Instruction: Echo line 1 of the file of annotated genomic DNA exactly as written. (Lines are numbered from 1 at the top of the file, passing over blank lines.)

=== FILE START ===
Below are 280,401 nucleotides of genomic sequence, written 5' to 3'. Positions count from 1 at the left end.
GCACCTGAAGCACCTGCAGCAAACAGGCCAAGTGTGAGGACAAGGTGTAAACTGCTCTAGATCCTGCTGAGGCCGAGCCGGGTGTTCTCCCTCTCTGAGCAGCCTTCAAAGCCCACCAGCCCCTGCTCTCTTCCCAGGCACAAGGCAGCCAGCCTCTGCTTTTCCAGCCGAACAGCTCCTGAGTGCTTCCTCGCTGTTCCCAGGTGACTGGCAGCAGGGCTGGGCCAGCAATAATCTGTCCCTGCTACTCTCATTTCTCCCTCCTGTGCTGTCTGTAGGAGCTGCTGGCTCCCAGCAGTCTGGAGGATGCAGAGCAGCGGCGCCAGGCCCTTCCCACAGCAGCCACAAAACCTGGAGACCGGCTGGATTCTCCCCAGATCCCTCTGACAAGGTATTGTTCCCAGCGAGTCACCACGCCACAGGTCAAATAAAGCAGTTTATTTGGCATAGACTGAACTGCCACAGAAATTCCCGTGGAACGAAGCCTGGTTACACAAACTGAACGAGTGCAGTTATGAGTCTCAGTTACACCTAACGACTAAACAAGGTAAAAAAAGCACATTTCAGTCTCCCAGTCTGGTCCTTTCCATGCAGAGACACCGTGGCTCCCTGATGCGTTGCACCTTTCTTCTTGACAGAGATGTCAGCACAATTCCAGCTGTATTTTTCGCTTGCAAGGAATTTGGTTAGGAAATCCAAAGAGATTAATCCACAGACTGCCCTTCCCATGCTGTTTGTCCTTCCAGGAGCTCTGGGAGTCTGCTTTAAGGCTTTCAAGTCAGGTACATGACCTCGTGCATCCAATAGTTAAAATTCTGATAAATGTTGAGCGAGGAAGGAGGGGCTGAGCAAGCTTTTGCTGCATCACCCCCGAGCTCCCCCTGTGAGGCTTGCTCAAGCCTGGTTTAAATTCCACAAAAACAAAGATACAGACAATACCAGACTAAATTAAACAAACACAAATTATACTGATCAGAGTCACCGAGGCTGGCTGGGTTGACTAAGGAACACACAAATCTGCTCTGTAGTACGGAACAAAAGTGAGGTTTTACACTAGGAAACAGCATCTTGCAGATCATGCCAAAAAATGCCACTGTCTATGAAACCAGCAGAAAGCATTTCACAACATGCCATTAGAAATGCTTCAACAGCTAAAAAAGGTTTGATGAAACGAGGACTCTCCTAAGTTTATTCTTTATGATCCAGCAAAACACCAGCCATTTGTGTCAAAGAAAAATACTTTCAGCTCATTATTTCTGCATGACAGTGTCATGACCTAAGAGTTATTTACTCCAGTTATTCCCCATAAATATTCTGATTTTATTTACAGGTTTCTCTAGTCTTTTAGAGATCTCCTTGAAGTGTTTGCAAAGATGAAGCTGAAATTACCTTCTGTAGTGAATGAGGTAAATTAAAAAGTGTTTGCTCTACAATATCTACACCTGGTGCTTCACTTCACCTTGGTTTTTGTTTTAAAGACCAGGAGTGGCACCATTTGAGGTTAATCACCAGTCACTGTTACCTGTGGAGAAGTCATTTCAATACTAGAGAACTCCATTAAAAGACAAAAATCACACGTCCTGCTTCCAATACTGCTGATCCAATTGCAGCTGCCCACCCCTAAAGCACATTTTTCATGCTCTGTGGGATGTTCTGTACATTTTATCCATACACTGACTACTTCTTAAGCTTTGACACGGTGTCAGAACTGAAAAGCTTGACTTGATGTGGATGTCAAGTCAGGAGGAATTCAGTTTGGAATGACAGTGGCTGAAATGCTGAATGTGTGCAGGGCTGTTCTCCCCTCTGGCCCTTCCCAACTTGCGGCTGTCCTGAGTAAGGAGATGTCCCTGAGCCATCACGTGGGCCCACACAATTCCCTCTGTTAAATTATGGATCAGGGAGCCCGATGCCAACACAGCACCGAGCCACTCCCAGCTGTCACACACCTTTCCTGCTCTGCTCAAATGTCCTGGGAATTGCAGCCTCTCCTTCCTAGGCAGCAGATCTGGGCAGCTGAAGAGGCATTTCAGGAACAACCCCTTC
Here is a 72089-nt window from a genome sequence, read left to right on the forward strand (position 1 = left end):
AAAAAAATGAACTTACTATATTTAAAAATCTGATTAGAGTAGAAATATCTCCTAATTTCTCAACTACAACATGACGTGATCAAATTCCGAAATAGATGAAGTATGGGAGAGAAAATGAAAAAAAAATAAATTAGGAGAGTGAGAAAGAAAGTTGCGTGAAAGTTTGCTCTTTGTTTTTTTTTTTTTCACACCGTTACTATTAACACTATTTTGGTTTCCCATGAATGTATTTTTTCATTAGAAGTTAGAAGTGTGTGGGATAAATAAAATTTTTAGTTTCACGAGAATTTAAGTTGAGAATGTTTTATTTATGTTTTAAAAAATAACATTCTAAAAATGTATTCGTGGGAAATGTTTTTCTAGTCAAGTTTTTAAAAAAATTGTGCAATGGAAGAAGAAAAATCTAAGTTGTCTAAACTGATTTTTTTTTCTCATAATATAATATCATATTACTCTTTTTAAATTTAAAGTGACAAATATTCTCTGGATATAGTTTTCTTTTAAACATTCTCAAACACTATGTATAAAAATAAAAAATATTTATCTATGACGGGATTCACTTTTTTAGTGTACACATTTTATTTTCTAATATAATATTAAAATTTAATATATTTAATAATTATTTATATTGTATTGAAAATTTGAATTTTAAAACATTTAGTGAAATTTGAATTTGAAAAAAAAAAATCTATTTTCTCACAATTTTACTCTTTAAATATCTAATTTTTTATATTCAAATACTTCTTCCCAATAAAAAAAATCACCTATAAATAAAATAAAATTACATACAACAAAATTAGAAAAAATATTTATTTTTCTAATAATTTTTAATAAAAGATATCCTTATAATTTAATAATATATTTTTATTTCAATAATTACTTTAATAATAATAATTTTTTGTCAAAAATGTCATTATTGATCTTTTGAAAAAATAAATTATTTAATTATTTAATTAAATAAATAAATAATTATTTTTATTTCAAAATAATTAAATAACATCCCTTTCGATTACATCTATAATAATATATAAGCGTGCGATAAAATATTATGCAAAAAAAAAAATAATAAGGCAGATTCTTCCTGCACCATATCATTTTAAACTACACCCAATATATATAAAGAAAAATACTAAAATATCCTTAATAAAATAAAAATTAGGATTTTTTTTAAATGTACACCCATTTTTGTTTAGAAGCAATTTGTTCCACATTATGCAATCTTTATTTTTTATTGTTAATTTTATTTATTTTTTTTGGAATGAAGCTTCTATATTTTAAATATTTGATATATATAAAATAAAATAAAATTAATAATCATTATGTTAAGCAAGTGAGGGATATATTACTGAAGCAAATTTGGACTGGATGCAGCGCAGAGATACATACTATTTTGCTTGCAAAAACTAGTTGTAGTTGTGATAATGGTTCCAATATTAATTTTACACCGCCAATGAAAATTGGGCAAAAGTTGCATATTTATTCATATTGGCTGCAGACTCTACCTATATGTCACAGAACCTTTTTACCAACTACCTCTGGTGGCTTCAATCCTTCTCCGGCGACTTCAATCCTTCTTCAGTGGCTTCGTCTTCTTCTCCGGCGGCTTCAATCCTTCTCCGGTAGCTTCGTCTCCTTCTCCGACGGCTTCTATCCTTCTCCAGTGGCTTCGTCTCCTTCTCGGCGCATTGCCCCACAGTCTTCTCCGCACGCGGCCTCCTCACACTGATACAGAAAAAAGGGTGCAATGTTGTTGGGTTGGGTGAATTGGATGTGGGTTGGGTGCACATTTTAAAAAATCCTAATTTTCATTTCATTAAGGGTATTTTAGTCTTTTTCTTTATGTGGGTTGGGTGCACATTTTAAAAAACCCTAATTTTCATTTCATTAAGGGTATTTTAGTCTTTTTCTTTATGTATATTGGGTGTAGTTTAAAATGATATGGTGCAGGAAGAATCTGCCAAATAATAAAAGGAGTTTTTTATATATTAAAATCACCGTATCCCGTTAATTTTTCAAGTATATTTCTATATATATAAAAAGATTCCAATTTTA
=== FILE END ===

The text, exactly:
Below are 280,401 nucleotides of genomic sequence, written 5' to 3'. Positions count from 1 at the left end.